Influenza and many other diseases spread with the speed of summer lightning. The "cure" for these frequently fatal viruses moves at a much slower pace - largely because the testing and validation processes take so long. Fortunately, there are new approaches coming into play to expedite those processes while still maintaining acceptable safety standards.
The QHSR, the BUR, NFPA, and PS-Prep are marching in lockstep in their combined efforts to upgrade the nation's awareness of resilience as a primary goal of preparedness planning, training, and implementation. Here are some helpful guidelines that political decision makers, budget managers, and operating professionals alike might find useful in developing their own resilience and business-continuity plans and policies.
The still misunderstood, and sometimes even frightening, term "Cyber Security" has entered the common vocabulary in force in recent years. It is generally agreed that the lack of cyber security is dangerous, and potentially catastrophic. But there are a number of common-sense guidelines to follow to protect an organization's, or company's, cyber security systems and files. Here are ten of them to start with.
The much-revered U.S. "private citizen" has become increasingly critical of all levels of government in recent years, according to most recent polls and surveys. And justifiably so, according to a virtual army of pundits and commentators - and many politicians themselves. But that same beloved private citizen, if he or she is honest, could quickly find another person to blame simply by looking at the culprit in the mirror each and every morning.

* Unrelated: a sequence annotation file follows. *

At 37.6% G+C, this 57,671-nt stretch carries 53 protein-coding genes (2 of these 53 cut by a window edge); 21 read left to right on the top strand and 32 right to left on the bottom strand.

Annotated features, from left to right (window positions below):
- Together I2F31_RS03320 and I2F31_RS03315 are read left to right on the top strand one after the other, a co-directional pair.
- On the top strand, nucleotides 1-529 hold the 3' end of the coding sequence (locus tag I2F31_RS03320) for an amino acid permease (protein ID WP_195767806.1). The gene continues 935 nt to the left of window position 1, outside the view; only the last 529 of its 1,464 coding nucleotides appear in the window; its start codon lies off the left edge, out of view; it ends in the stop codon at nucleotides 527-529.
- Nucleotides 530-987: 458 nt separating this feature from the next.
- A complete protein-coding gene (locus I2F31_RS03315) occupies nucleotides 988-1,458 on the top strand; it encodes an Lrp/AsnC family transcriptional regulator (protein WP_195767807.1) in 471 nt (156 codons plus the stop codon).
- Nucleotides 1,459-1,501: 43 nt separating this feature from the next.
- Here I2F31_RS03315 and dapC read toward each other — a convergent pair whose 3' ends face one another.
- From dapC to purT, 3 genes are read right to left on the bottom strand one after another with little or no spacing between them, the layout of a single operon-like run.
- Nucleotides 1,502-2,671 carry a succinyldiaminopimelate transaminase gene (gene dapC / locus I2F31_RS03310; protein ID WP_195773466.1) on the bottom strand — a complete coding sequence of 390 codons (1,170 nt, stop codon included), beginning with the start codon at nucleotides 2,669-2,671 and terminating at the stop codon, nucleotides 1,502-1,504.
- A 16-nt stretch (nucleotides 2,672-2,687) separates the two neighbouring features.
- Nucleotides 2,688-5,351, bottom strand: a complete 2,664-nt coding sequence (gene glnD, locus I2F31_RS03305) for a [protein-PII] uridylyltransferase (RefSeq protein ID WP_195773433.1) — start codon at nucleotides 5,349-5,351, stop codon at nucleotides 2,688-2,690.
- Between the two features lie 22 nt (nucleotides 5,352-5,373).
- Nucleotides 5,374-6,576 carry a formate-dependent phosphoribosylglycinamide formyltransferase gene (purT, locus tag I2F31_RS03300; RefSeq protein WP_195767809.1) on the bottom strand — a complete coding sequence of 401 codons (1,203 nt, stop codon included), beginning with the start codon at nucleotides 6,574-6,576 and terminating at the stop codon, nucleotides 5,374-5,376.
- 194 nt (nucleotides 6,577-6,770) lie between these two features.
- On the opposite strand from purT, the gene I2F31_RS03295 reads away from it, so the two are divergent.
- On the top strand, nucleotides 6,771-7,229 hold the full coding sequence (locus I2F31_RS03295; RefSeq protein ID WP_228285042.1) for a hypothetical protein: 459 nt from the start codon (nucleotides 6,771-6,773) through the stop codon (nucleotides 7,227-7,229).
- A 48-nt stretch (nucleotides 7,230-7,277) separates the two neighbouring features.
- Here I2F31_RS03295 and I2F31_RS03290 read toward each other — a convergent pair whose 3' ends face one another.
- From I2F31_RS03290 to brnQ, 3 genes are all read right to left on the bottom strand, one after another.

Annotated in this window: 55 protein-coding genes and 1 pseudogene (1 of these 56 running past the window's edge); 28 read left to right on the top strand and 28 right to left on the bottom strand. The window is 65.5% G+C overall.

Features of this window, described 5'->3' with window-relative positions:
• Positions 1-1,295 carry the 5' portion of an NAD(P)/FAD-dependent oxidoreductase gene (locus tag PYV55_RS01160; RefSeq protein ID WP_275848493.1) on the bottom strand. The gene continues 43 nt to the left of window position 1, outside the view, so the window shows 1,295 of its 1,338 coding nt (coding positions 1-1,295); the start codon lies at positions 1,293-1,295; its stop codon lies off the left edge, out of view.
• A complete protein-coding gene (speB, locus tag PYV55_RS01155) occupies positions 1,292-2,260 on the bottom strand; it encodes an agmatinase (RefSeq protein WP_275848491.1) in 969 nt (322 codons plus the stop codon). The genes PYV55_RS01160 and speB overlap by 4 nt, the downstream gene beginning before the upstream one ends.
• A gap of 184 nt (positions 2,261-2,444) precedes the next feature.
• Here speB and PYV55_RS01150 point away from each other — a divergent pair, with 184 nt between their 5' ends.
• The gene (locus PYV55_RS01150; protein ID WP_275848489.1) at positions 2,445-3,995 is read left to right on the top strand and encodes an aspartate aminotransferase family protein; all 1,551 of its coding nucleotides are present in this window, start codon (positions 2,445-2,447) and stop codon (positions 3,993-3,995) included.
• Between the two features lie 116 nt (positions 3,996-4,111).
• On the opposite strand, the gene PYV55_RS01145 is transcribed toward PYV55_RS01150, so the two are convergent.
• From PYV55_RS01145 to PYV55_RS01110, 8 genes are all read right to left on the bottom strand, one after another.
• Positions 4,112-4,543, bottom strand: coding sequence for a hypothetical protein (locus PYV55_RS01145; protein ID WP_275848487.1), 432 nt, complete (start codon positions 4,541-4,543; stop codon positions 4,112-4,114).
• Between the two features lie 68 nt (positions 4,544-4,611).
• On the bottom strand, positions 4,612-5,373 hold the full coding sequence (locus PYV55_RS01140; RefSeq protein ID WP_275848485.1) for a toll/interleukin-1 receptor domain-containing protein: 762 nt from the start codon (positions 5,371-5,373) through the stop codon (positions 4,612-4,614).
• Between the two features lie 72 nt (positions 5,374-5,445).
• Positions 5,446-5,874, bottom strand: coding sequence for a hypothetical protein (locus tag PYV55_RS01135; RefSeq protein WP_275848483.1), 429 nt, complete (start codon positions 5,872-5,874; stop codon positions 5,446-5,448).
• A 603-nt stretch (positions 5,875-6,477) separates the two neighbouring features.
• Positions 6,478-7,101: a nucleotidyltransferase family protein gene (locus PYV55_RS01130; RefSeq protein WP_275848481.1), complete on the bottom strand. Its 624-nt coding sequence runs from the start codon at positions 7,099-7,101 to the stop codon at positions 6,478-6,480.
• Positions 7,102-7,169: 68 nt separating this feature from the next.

The numerous technological advances in security systems in recent years have created new opportunities for growth, for improved operational capabilities, and for both legal and moral complications. Question: What is the dividing line between improved security and personal privacy - or is there one?
The 11 September 2001 terrorist attacks against the WTC Towers & the Pentagon theoretically "galvanized the nation" - but it still took roughly three years before the 9/11 Commission recommended the development and promulgation of "private-sector preparedness standards." Another six years have passed, and three of those standards are ready (almost) for review, certification, and publication in their final form. Why did it take so long?
Two major new DHS (Department of Homeland Security) publications are now available to help federal officials throughout the country tighten the physical security of the office buildings, warehouses, and - literally - hundreds of thousands of other taxpayer-funded federal facilities entrusted to their care.
From the glory days of the Roman empire to the space age the mandatory width of a public road had to be "enough to accommodate two horses pulling a chariot and trotting side by side" - or so the story goes. Today, the setting of minimum widths, sizes, etc. - plus numerous qualitative intangibles - is much more complex, but also much more important.
Protection of the nation's "critical infrastructure" has long been one of the highest priorities of senior officials at all levels of government. After 9/11, response and recovery started to receive equal billing. Now comes belated recognition that "resilience" also is needed - and should be built into construction projects at every step of the way from dream to reality.
Lightning strikes are sudden and spectacular, highly visible, and extremely violent. Not to mention lethal. Bacteria and viruses are just the opposite - totally invisible, in fact. But they kill many more people, in every country in the world, year after year than lightning does. It may be helpful to learn a bit more about them - and about how to deal with them.